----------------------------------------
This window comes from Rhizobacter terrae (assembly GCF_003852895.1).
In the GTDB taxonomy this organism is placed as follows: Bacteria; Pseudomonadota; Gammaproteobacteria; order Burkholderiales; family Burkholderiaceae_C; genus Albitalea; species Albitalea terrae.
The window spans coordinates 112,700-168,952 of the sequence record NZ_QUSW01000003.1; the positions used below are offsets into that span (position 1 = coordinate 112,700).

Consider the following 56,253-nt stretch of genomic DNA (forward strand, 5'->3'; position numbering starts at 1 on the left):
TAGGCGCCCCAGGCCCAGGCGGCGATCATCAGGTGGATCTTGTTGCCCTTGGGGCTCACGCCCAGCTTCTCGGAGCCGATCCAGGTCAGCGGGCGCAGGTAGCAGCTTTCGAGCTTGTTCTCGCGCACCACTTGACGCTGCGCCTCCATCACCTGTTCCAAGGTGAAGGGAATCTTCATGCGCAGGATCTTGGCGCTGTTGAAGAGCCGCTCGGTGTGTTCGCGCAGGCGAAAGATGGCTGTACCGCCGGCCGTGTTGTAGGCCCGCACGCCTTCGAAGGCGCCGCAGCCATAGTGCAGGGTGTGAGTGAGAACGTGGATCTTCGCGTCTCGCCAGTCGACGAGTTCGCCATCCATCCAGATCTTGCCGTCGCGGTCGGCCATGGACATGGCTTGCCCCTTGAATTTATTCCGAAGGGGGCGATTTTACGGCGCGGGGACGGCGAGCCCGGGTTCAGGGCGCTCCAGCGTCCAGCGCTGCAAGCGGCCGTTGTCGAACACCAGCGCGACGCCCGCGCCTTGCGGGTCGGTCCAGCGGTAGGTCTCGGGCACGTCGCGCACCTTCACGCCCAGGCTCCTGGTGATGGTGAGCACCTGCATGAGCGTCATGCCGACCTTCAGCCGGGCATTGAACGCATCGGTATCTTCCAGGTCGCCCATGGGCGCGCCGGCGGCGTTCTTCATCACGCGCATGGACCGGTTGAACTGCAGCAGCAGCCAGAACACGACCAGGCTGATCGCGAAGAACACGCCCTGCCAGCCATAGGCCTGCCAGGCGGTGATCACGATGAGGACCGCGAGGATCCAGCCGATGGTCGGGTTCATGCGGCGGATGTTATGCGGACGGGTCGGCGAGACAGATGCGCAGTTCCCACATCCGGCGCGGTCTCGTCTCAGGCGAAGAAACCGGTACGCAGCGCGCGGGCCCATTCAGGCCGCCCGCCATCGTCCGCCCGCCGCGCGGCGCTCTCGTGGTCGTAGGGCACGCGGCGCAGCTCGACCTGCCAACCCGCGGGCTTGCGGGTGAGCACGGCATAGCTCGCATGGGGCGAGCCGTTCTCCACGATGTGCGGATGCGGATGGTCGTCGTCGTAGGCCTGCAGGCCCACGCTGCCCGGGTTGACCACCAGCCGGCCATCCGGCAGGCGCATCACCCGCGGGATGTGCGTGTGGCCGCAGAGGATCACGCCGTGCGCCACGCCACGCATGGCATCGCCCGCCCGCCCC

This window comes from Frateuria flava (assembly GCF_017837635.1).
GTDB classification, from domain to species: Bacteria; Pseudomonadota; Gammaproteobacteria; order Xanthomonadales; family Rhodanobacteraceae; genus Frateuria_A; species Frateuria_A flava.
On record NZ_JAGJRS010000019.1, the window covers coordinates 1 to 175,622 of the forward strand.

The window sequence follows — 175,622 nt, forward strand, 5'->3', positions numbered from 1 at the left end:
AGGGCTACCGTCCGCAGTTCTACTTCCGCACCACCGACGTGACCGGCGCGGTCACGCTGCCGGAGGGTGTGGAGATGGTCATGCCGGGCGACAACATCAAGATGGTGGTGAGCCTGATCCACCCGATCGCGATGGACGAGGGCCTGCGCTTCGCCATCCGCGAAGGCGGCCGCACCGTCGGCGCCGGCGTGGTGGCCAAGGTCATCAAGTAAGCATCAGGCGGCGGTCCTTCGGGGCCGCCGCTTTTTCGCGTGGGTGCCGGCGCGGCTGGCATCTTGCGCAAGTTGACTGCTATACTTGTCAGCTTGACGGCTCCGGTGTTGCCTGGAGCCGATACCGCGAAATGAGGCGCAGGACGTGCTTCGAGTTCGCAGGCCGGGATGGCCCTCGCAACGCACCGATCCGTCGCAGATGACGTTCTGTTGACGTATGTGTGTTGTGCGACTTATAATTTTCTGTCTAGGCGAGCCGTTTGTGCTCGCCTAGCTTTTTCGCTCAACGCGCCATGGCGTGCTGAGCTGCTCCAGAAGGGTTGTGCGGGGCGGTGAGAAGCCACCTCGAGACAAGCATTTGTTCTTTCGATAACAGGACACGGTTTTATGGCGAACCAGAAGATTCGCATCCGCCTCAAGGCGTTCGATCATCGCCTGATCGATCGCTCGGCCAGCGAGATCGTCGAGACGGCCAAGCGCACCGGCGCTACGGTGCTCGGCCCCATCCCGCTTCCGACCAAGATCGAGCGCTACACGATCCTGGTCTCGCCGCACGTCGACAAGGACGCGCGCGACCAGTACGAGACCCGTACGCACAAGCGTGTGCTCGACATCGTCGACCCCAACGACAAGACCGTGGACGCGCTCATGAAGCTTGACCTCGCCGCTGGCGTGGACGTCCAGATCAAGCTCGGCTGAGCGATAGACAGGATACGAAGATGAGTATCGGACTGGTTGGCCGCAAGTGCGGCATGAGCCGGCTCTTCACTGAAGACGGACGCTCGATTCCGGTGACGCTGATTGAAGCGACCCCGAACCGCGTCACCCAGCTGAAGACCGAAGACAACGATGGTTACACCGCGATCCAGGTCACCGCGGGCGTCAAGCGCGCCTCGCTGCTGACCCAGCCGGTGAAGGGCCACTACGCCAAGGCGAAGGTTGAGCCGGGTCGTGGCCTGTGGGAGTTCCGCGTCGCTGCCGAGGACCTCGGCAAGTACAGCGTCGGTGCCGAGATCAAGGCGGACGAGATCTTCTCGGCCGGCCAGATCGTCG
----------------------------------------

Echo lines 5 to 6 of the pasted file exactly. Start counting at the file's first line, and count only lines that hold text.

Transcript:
TAGGCGCCCCAGGCCCAGGCGGCGATCATCAGGTGGATCTTGTTGCCCTTGGGGCTCACGCCCAGCTTCTCGGAGCCGATCCAGGTCAGCGGGCGCAGGTAGCAGCTTTCGAGCTTGTTCTCGCGCACCACTTGACGCTGCGCCTCCATCACCTGTTCCAAGGTGAAGGGAATCTTCATGCGCAGGATCTTGGCGCTGTTGAAGAGCCGCTCGGTGTGTTCGCGCAGGCGAAAGATGGCTGTACCGCCGGCCGTGTTGTAGGCCCGCACGCCTTCGAAGGCGCCGCAGCCATAGTGCAGGGTGTGAGTGAGAACGTGGATCTTCGCGTCTCGCCAGTCGACGAGTTCGCCATCCATCCAGATCTTGCCGTCGCGGTCGGCCATGGACATGGCTTGCCCCTTGAATTTATTCCGAAGGGGGCGATTTTACGGCGCGGGGACGGCGAGCCCGGGTTCAGGGCGCTCCAGCGTCCAGCGCTGCAAGCGGCCGTTGTCGAACACCAGCGCGACGCCCGCGCCTTGCGGGTCGGTCCAGCGGTAGGTCTCGGGCACGTCGCGCACCTTCACGCCCAGGCTCCTGGTGATGGTGAGCACCTGCATGAGCGTCATGCCGACCTTCAGCCGGGCATTGAACGCATCGGTATCTTCCAGGTCGCCCATGGGCGCGCCGGCGGCGTTCTTCATCACGCGCATGGACCGGTTGAACTGCAGCAGCAGCCAGAACACGACCAGGCTGATCGCGAAGAACACGCCCTGCCAGCCATAGGCCTGCCAGGCGGTGATCACGATGAGGACCGCGAGGATCCAGCCGATGGTCGGGTTCATGCGGCGGATGTTATGCGGACGGGTCGGCGAGACAGATGCGCAGTTCCCACATCCGGCGCGGTCTCGTCTCAGGCGAAGAAACCGGTACGCAGCGCGCGGGCCCATTCAGGCCGCCCGCCATCGTCCGCCCGCCGCGCGGCGCTCTCGTGGTCGTAGGGCACGCGGCGCAGCTCGACCTGCCAACCCGCGGGCTTGCGGGTGAGCACGGCATAGCTCGCATGGGGCGAGCCGTTCTCCACGATGTGCGGATGCGGATGGTCGTCGTCGTAGGCCTGCAGGCCCACGCTGCCCGGGTTGACCACCAGCCGGCCATCCGGCAGGCGCATCACCCGCGGGATGTGCGTGTGGCCGCAGAGGATCACGCCGTGCGCCACGCCACGCATGGCATCGCCCGCCCGCCCC

This window comes from Frateuria flava (assembly GCF_017837635.1).